Multitasking has largely fallen out of favor, subjugated by time management experts in favor of single-tasking. The work smarter, not harder maxim has been repeated so often, it elicits mostly yawns, but when you're a small-business owner, the concept of productivity never goes out of style. Especially when you consider the benefits of productivity in the workplace.
Most people know how it feels to be productive – to finish a client presentation, when at the start of the day, you felt certain you would get through only half of it.
Being productive – the rate at which a person does useful work – is sometimes related to speed and quantity. However, ask an online magazine editor how valued a writer is if he submits six articles a day and five of them must be returned because they contain multiple errors.
Being productive must contain a quality measurement, too.
Balancing quantitative and qualitative measures of productivity may be one of the greatest challenges you confront as a small-business owner. Since you want your team to be efficient and produce quality work at a fair clip, it can be motivational to see what might await you at the end of the exercise.
You should never have to explain why productivity is important for businesses, but someone may question why it landed on your radar.
You should be able to silence any doubts when you point out that greater productivity often results in:
- Greater profitability due to higher output
- Lower operating costs due to increased efficiency
- The opportunity to grow and diversify with the time gained
- A greater competitive advantage due to your cost structure and response time
- Agility to meet customer demands due to improved employee morale
You may be able to take this outcome one step further. If you've taken pains to hire positive, can-do people who want to be productive and make worthwhile contributions to your business, the benefits of increasing efficiency may also include:
- Greater interest and engagement
- Higher morale
- Less burnout and work-related stress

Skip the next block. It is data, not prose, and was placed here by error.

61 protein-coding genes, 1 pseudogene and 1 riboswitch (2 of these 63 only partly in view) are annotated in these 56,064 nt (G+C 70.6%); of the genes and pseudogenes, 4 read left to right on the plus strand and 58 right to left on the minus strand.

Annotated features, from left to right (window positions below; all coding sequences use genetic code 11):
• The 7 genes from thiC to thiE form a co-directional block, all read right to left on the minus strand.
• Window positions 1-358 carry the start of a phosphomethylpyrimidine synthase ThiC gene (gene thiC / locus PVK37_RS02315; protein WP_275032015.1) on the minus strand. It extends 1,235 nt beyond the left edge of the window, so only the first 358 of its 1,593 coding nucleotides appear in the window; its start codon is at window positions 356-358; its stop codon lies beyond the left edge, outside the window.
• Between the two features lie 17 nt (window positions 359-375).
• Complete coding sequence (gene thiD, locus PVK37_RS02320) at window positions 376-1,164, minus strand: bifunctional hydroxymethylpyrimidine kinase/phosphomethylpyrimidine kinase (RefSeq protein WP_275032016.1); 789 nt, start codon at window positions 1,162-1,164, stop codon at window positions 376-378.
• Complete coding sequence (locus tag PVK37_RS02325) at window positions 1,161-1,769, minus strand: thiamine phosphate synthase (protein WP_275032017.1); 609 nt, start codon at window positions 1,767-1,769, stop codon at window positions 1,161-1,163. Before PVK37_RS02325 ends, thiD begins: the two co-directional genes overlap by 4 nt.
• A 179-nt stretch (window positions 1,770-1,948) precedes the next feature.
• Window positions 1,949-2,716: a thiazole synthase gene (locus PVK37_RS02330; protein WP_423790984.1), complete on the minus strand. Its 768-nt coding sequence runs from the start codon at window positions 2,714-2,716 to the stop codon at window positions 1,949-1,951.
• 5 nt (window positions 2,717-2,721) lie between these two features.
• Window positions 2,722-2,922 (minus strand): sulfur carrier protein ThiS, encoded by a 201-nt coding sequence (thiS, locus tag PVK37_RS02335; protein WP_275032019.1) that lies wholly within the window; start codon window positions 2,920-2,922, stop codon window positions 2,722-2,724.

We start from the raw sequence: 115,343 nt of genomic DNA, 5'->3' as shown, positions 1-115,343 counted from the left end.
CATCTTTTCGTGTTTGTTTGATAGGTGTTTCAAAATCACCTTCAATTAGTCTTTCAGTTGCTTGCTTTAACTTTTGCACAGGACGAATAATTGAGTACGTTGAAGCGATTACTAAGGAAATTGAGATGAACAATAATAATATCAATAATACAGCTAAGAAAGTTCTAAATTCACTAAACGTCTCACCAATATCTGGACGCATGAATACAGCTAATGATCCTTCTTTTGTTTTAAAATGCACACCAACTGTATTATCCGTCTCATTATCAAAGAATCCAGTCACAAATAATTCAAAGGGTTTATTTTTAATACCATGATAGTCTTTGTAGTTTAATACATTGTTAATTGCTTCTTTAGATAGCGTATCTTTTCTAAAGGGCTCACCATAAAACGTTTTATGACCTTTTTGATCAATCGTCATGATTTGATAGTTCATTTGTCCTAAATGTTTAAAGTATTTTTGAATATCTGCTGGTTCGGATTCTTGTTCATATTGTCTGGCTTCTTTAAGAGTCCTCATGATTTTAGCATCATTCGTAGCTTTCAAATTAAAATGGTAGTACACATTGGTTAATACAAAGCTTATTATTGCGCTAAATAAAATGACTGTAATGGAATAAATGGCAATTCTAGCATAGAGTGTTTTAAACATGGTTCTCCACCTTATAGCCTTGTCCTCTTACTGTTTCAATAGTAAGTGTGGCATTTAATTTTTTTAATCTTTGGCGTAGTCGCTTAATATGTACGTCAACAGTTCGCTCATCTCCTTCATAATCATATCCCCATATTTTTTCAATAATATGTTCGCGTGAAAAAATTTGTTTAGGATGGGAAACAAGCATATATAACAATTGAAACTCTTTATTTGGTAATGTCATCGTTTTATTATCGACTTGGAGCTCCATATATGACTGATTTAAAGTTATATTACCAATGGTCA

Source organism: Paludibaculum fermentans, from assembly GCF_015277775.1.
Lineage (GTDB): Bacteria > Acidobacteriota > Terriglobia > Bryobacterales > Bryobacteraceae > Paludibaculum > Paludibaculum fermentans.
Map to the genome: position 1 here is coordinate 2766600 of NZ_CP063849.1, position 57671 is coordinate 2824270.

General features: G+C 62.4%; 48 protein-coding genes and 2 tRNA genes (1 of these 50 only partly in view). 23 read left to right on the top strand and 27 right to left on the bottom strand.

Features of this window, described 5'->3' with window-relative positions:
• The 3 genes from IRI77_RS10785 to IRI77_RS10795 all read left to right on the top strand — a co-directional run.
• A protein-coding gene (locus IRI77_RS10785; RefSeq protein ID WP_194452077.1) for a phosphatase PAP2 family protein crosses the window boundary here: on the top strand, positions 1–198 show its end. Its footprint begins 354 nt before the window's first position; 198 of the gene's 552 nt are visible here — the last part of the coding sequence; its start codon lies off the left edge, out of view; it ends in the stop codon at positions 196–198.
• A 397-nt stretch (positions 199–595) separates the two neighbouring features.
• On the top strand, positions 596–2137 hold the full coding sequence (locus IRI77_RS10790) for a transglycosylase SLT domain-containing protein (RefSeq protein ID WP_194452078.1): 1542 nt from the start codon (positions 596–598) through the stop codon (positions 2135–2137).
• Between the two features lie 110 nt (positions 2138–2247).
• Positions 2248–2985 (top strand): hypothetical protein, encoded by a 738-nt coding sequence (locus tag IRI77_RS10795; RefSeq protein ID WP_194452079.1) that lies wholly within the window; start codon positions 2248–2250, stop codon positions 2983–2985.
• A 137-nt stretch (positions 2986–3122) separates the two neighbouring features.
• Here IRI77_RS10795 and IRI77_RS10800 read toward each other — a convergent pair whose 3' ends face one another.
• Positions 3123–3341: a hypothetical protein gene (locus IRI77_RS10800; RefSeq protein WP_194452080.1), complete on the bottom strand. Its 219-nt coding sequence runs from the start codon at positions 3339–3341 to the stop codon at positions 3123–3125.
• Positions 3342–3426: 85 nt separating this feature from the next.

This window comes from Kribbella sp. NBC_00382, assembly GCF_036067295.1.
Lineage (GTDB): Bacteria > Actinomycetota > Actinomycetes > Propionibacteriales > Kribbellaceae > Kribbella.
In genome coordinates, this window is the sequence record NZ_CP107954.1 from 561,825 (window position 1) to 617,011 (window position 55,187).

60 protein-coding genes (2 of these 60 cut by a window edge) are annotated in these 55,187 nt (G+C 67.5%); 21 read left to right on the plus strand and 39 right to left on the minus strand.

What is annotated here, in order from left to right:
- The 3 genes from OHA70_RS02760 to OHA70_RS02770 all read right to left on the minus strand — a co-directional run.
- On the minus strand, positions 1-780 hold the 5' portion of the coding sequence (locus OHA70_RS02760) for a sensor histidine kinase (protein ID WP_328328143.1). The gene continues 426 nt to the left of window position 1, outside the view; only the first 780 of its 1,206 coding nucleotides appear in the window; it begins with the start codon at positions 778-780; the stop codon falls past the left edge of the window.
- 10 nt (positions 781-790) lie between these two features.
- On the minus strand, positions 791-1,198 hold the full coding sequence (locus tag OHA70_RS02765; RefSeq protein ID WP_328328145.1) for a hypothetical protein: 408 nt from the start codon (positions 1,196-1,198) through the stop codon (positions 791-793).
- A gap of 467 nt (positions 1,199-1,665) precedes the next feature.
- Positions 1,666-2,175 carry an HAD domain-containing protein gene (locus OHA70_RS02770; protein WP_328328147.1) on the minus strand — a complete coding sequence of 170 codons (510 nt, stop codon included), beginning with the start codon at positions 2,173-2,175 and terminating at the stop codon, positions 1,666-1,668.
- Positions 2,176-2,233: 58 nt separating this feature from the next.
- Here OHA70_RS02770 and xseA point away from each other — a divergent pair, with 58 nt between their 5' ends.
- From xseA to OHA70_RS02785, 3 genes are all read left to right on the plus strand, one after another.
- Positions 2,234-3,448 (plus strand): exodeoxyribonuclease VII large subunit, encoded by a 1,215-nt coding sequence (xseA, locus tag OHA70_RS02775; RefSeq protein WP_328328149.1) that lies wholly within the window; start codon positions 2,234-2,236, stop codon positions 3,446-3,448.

As you well know, productivity at your small business won't improve overnight. You can't set a timer on it, although you can set some benchmarks. Chances are, it will be a recursive process, requiring some back-and-forth as you expose and address deficiencies.
Set the process on the right track by talking with your employees, one on one, about what they need to do their jobs more effectively. Their answers may surprise you.
One employee may be trying to make do with defective equipment. Another may be itching to tell you about a new software program that would streamline the rising stack of folders on his desk. Both will be glad you took the time to ask.
After giving your employees the tools and equipment they need to do their jobs, create an environment in which productivity can flourish by:
- Providing ongoing training and encouraging attendance at industry conferences
- Conducting regular, formal employee performance reviews
- Offering generous public praise for accomplishments
- Maintaining an open-door or cracked-door policy by identifying one or two hours of the day for employees to drop by without an appointment
- Eliminating distractions, even if it means creating smartphone-free work zones
- Considering a suggestion box, which many small-business owners say can be a conduit for outstanding workplace improvements
- Setting the office thermostat to a temperature that is conducive to concentration (probably about 68 degrees). Set it any higher, and you risk making people uncomfortable and sluggish – and maybe stifling yawns that are hardly conducive to working smarter.